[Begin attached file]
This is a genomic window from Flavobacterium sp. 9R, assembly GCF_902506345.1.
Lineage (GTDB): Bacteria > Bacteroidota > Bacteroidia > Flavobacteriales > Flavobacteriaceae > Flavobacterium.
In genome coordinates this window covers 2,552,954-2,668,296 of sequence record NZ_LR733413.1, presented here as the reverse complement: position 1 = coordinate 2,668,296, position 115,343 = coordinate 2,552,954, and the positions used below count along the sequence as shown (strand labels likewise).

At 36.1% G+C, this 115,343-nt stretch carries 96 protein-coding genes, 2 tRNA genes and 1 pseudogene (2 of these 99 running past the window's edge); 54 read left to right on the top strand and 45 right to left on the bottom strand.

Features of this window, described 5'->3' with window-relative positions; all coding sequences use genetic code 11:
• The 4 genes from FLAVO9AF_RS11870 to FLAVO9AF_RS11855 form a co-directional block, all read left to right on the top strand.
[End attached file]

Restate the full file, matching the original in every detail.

This is a genomic window from Flavobacterium sp. 9R, assembly GCF_902506345.1.
Lineage (GTDB): Bacteria > Bacteroidota > Bacteroidia > Flavobacteriales > Flavobacteriaceae > Flavobacterium.
In genome coordinates this window covers 2,552,954-2,668,296 of sequence record NZ_LR733413.1, presented here as the reverse complement: position 1 = coordinate 2,668,296, position 115,343 = coordinate 2,552,954, and the positions used below count along the sequence as shown (strand labels likewise).

At 36.1% G+C, this 115,343-nt stretch carries 96 protein-coding genes, 2 tRNA genes and 1 pseudogene (2 of these 99 running past the window's edge); 54 read left to right on the top strand and 45 right to left on the bottom strand.

Features of this window, described 5'->3' with window-relative positions; all coding sequences use genetic code 11:
• The 4 genes from FLAVO9AF_RS11870 to FLAVO9AF_RS11855 form a co-directional block, all read left to right on the top strand.